—There is complete freedom of speech and expression in this country, and freedom of assembly and association is guaranteed.

—We have torn down the barbedwire fences surrounding our country that made us one big concentration camp. We can all travel anywhere we wish, and anyone may enter our country.

—Freedom of religion has been renewed; all Catholic dioceses are represented by bishops; the Pope has visited our country, and we have established diplomatic relations with the Vatican.

—After difficult discussions, we have worked out a scenario for economic reform, and have passed several important economic laws that will establish the legal basis for these reforms. These reforms come into effect today.

—We have begun to create a genuine and workable federation [of the Czech and Slovak republics]. The first, and probably most dramatic, phase of this process culminated with the recent passing of the constitutional law that creates a new division of executive powers between the two republics and the federation.

Clearly, we have accomplished more in the past year than in all the preceding forty-one years. I know this is still far too little, and that the main task still lies ahead. What we have just completed constitutes the groundwork for the future. We have created a new environment. In the year ahead of us, we shall begin to fill this environment with its proper content. On this new groundwork, we shall begin to build our new democratic state and its new economic system. We shall move from the planning stage to actual reconstruction.

I make no secret of the fact that 1991 will be a year of great challenges. We will learn how good we are at facing them and whether we are capable of making the sacrifices that so far we have only talked about, and without which the great transformation of our country we have decided on will not take place.

None of the new representatives of our state is calling for these sacrifices in order to bring suffering to his fellow citizens. All of them are seeking ways to keep these sacrifices to a minimum. But they all know too that sacrifices are unavoidable. The former system has collapsed, not only in this country but in the whole former Soviet bloc. The old system of foreign economic relations has collapsed along with it. Even if we had wanted to keep the disastrous centralist economic system alive, we could simply not do so because the very environment in which it could have survived, and without which it would have been unthinkable, has vanished.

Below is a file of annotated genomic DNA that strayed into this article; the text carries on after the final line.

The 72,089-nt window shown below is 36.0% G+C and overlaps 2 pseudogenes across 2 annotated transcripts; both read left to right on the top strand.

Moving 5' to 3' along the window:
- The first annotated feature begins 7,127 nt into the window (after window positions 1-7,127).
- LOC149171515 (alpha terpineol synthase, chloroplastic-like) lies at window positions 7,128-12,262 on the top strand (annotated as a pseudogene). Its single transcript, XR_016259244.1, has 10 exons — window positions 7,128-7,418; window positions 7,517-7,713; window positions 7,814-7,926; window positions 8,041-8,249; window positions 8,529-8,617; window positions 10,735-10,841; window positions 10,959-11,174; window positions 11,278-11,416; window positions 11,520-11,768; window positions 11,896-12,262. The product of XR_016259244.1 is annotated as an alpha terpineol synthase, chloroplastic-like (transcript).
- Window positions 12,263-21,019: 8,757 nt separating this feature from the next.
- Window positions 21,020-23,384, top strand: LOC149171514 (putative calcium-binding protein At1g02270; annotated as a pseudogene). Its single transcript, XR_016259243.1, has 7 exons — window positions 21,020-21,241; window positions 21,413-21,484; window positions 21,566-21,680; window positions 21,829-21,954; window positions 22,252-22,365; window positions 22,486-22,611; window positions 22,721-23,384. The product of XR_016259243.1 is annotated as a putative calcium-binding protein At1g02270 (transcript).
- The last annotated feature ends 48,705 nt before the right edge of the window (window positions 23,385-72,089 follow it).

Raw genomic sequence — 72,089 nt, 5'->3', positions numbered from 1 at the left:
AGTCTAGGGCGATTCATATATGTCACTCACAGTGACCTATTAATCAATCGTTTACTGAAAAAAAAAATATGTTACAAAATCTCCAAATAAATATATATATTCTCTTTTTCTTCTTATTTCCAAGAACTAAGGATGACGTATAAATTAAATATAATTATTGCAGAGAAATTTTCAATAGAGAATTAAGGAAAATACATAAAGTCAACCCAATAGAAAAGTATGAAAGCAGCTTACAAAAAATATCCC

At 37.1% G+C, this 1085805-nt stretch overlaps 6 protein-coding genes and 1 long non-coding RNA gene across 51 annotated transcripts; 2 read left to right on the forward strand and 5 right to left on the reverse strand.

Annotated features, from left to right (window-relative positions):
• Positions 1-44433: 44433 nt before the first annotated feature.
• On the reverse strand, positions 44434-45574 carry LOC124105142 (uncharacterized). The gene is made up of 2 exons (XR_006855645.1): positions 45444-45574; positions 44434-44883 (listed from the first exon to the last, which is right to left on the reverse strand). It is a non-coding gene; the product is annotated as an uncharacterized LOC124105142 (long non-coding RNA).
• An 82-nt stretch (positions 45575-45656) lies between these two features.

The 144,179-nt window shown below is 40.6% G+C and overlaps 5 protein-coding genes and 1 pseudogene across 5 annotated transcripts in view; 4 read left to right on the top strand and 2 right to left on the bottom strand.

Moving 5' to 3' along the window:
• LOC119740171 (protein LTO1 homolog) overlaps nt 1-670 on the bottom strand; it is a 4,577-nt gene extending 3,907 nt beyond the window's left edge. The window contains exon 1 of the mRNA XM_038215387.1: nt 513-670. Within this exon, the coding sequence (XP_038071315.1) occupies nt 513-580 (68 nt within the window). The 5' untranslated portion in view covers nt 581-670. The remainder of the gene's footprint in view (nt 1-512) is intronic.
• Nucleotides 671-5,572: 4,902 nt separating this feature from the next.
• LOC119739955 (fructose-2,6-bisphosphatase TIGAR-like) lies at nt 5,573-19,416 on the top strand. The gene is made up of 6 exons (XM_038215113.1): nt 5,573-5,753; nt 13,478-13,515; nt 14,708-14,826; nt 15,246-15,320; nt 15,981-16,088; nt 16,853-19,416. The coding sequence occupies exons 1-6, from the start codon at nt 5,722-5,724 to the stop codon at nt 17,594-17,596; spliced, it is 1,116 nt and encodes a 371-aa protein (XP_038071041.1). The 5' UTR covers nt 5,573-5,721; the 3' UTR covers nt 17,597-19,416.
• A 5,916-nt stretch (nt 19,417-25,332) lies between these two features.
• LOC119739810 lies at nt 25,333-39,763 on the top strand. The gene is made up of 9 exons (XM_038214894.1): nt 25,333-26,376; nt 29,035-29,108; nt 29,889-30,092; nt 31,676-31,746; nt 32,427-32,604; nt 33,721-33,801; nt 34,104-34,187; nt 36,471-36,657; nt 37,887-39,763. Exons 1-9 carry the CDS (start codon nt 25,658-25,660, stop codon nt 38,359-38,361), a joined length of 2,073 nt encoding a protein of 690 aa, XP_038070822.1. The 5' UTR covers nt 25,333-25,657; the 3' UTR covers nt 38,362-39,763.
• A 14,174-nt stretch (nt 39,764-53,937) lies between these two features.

Dear fellow citizens, dear friends,

Let me now, in conclusion, try to summarize the basic tasks that lie before us in the coming year.

—By the end of this year, at the very latest, our parliaments should have passed three new constitutions: one federal and two for each of the republics. These constitutions are to form a logical triangle that will provide a stable and lasting foundation for the new legal order. If our legislatures succeed in this, they will have accomplished the main task that you, their electors, gave them to do over their two-year mandate. Until these new constitutions come into effect, several provisional laws should be passed to establish a constitutional means of settling any disputes that might arise during this difficult period.

—This month, auction sales should begin according to the law on the privatization of small business. This so-called small-scale privatization, as well the restitution of illegally confiscated property, could also, in my opinion, be completed by the end of this coming year. The large, inflexible, and bureaucratic organizations in the area of services, trade, and light industry should be broken up and replaced by an extensive network of private and fully independent businesses.

—At the same time, large-scale privatization of large factories and enterprises should begin as well. This process will probably require several years, and when it is completed, all ownership—that is, ownership of the land, of real estate, and the means of production—should be in the hands of specific, clearly defined, and fully independent owners.

—Today, as you know, marks the beginning of a period in which prices can be set with relative freedom. This is one of the conditions of a genuine market environment. The deregulation of prices is also related to the domestic convertability of the crown, which is intended to be the first step on the long and difficult road to a full and genuine convertability. In the first half of the year, despite counter-measures, we can expect an increase in inflation. This too is one of the costs of economic reform. We will also have to pass laws governing trade and commerce so that foreign investors will regain confidence in doing business in our country. So far, what has held them back has been the lack of clear ownership policies and a legal framework for foreign involvement in the economy.